Do as the Japanese do, and prepare yourself to admire the most beautiful moon, 中秋の名月, the full moon in mid-autumn.
This text is aimed at advanced beginners and intermediate learners, letting you know more about Japanese culture, at the same time as you learn kanji and new words.
In the text, the pronunciation and translation of words in kanji is hidden, so that you have the chance to practise the vocabulary. If you make a selection over the hidden text, it will appear. All hidden words are also listed in the vocabulary section.
Moon Viewing is an Old Tradition
In the 旧暦 (kyuureki – old calendar), 春 (haru/shun – spring) is January, February and March, 夏 (natsu/ka – summer) is April, May and June, 秋 (aki/shuu- autumn) is July, August and September, and 冬 (fuyu/tou – winter) is October, November and December. Furthermore, the three months of each season have names containing the three words 初 (sho – beginning), 中 (naka – middle) and 晩 (ban – ending). In 秋, for example, July is 初秋 (shoshuu), August is 中秋 (chuushuu) and September is 晩秋 (banshuu). A full moon in August has the special name 中秋の名月（chuushuu no meigetsu – harvest moon in mid-autumn). Even though the moon may not be full that particular night, it is celebrated on the 9th of September, which corresponds to the 15th of August in the old calendar.
You can see a 満月 (mangetsu – full moon) several times in a year as you know, and it’s said that the one in the autumn looks the most beautiful. Maybe it’s because Japanese 秋 has dry and clear air. You might not do anything special on the night of the 9th of September, but still a clear sky and complete 満月 are welcomed. For some reason, you want to confirm how the 月 (tsuki – moon) looks.
- 旧暦 （きゅうれき – kyuureki – old calendar)
- 春 （はる – haru/shun – spring)
- 夏 （なつ – natsu/ka – summer)
- 秋 （あき、シュウ – aki/shuu – autumn)
- 冬 （ふゆ – fuyu/tou – winter)
- 初 （しょ – sho – early, beginning)
- 中 （なか – naka – mid-, middle)
- 晩 （ばん – ban – late, ending)– the primary meaning of this kanji is “evening”, so it’s also used for “endings” of things.
- 初秋 （しょしゅう – shoshuu – July)
- 中秋 （ちゅうしゅう – chuushuu – August)
- 晩秋 （ばんしゅう – banshuu - September)
- 中秋の名月（ちゅうしゅうのめいげつ – chuushuu no meigetsu – harvest moon in mid-autumn)
- 月 （つき – tsuki – moon) (another reading is ゲツ, getsu, which is primarily used in compound words)
- 満月 （まんげつ – mangetsu – full moon)
You might prepare some things for the night. On the table near the window, you arrange すすき (susuki – Japanese pampas grass), and some food like 団子 (dango – dumpling). This is a sticky Japanese sweet made of rice powder, and recently lots of supermarkets have small mountains of 団子 for お月見 (otsukimi – moon viewing). Originally 里芋 （satoimo – taro) was used for お月見, but this seems to have been replaced nowadays by other round food like 団子 and fruits like 梨 (nashi – Japanese pears). You admire the beautiful 月 (tsuki – moon), preferably 満月 of course, and at the same time also the 月 should be able to “see” those things on the table. So, you open the curtain on the night of お月見. If the night is warmer, you can open the window. It’s quite comfortable to feel the soft wind while hearing the singing of autumn’s insects under the 月.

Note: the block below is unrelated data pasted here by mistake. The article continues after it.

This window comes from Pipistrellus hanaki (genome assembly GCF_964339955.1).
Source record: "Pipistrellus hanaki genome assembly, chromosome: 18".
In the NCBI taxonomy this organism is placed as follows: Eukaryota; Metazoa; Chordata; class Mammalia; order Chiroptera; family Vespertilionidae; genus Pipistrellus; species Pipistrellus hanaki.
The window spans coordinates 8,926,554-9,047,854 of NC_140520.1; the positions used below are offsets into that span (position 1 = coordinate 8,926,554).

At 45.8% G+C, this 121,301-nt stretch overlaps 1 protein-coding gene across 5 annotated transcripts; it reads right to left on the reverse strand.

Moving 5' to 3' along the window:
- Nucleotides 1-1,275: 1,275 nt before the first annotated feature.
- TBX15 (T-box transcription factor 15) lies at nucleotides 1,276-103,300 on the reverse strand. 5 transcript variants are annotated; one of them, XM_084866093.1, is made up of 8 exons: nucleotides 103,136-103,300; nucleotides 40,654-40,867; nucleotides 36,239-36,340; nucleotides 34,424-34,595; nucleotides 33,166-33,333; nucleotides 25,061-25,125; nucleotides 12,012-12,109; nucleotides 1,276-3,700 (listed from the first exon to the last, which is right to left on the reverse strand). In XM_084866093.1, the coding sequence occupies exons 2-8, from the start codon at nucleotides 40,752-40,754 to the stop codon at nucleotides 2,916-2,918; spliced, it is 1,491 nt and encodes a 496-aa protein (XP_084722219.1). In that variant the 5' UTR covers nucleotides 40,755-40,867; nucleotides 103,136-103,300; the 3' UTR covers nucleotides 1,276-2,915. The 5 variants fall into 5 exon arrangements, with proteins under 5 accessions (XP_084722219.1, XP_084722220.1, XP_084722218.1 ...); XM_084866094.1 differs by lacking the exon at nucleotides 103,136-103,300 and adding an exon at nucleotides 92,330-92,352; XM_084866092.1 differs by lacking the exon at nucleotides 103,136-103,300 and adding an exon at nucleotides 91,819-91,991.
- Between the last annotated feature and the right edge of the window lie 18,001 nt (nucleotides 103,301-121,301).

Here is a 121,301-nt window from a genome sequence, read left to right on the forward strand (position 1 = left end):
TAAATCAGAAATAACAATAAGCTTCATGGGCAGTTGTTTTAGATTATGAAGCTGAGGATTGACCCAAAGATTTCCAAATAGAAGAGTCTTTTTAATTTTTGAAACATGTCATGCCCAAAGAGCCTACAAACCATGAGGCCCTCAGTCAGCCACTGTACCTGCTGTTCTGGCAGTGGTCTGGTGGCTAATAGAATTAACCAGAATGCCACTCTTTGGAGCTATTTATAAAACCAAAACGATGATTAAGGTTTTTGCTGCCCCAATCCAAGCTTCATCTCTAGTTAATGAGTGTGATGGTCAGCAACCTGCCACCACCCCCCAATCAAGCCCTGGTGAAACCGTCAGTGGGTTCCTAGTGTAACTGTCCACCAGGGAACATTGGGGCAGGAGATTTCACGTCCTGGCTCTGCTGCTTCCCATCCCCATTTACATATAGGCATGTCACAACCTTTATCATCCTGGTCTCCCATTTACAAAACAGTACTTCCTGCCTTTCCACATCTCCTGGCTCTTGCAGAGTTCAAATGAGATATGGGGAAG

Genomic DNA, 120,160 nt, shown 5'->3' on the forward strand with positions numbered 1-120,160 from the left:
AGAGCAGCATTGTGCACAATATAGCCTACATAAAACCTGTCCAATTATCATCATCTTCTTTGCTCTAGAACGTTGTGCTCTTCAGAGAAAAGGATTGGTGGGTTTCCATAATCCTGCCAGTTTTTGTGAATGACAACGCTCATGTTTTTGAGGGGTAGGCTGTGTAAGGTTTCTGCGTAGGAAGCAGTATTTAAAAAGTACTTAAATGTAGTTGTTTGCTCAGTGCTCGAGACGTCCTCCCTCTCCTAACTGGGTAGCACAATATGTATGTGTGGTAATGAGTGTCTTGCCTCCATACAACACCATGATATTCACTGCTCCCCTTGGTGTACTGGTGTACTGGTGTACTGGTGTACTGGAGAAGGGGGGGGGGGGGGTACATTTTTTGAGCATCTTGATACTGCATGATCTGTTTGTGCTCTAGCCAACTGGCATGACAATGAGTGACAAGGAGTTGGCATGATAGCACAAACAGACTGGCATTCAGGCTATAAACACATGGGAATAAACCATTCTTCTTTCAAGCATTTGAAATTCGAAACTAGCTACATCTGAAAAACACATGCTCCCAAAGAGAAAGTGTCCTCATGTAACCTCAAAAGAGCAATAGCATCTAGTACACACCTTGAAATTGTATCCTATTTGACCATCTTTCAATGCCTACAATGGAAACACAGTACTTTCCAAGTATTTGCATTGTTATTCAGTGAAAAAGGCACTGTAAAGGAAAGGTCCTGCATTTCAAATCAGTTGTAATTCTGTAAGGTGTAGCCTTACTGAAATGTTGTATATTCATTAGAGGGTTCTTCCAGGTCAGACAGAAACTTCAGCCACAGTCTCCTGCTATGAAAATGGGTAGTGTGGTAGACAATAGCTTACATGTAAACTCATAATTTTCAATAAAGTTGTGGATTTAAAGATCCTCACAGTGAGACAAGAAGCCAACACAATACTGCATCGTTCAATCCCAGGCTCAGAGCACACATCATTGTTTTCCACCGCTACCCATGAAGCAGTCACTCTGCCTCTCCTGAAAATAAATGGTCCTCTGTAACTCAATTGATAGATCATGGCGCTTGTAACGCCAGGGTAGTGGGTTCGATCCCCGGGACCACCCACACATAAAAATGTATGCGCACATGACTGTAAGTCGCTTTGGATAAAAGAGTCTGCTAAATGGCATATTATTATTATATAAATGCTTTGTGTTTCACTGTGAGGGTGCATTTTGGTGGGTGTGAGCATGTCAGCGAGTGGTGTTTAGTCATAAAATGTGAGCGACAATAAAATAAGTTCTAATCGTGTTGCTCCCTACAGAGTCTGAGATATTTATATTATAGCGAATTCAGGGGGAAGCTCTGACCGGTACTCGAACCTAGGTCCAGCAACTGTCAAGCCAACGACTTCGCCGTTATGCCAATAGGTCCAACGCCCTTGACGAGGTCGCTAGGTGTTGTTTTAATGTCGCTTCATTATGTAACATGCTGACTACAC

By the way, the 9th of September is one of five Japanese 節句 (sekku – seasonal celebrations). There were lots of 節句 derived from customs in China, but only five 節句 were given official status in 江戸時代 (edojidai – the Edo period), it’s said. The dates of the five 節句 are the 7th of January, the 3rd of March, the 5th of May, the 7th of July and the 9th of September. Originally people used to do some things to drive away bad things like illness during each 節句, like floating hina dolls downstream at the end of Hinamatsuri. But apparently only some of these customs remain.
- すすき (susuki – Japanese pampas grass)
- 団子 （だんご – dango – (sweet) dumpling)
- お月見 （おつきみ – otsukimi – moon viewing)
- 里芋 （さといも – satoimo – taro)
- 梨 （なし – nashi – Japanese pear)
- 節句 （せっく – sekku – seasonal celebration)
- 江戸時代 （えどじだい – Edo period)
Speaking of お月見, there is a story that 月 reminds us of. The story is about a beautiful girl called かぐや姫 (kaguya-hime – Princess Kaguya), and it’s also said this is the first Japanese SF story. Once upon a time, an old couple got a pretty baby girl from a bamboo. They cherished her as their true child, but she grew up impossibly fast, and after avoiding many men who wanted her for a wife, she got back to the moon because she was a moon person. The story is dramatic and sad, and has given inspiration to many people, it seems. The story often has 平安時代 (heian jidai – Heian period) illustrations, so such gorgeous pictures and the mystery of the moon make the story more fascinating, I think.
- かぐや姫 （かぐやひめ – kaguya-hime – Princess Kaguya)
- 平安時代 （へいあんじだい – heian jidai – Heian period),
- 名月 – めいげつ – meigetsu
名月 seems to be translated as “harvest moon”, but when saying 中秋の名月, I think there is a better translation. The kanji 名 can also mean “famous, excellent, great”, not only “name”. So, 中秋の名月 can be “excellent moon in mid-autumn”, I think. The second kanji, 月, can mean month as well as moon, and its pronunciation changes in combinations with other kanji.
- 月 – つき – tsuki – moon, month
- 満月 – まんげつ – mangetsu – full moon
- 月曜日 – げつようび – getsuyoubi – Monday
Each of Japanese month’s name has this kanji also:
- １月 – いちがつ – ichigatsu – January
- ２月 – にがつ – nigatsu – February
- ３月 – さんがつ – sangatsu – March
- ４月 – しがつ – shigatsu – April
- ５月 – ごがつ – gogatsu – May
- ６月 – ろくがつ – rokugatsu – June
- ７月 – しちがつ – shichigatsu – July
- ８月 – はちがつ – hachigatsu – August
- ９月 – くがつ – kugatsu – September
- １０月 – じゅうがつ – juugatsu – October
- １１月 – じゅういちがつ – juuichigatsu – November
- １２月 – じゅうにがつ – juunigatsu – December